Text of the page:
At the end of June we had one full year of operating with the PV and taking energy usage and production data. From July 1st, 2011, through June 30th, 2012 we used 3,755 kWh, which would have cost about $700. This is below the THC target and likely meets the Passivehouse primary energy limit as well. During that period the solar electric system produced 6,779 kWh, meaning that we had a net export of 3,024 kWh – handily achieving zero annual net energy. The surplus could be used to run an electric car over 10,000 miles. It’s important to note that this was an uncommonly warm winter, and I’d expect to use 6-700 kWh more in an average year. It’s also important to note that we are a household of two – add a couple of teens and the energy balance would be different – yet I believe we could still be net zero and meet THC under those circumstances. With the balmy winter, we were actually net zero every month except December and January.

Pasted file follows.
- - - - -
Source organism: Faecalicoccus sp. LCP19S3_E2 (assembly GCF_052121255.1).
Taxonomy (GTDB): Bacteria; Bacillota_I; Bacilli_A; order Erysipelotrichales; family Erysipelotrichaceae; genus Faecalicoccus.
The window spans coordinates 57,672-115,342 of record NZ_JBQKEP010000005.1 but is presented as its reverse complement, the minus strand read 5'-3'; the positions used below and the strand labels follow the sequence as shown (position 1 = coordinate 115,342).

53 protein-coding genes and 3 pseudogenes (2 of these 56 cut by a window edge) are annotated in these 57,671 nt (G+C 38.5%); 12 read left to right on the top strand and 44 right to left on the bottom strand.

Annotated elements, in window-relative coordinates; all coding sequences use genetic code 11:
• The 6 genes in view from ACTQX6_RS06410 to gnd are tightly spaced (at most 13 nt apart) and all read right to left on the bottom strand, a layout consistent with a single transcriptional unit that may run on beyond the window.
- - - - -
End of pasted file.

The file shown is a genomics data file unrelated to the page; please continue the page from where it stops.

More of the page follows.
We spent about $26,000 after subsidies to get here. Some of this work was subcontracted and some I did myself. I got some good deals, too. I think another person might have spent $40,000 to have the same work performed. The energy bill of this house when we got it would be in the neighborhood of $3,300 annually, so the simple payback of this effort seems well within the range of reasonable, and we got a more comfortable house with better air quality.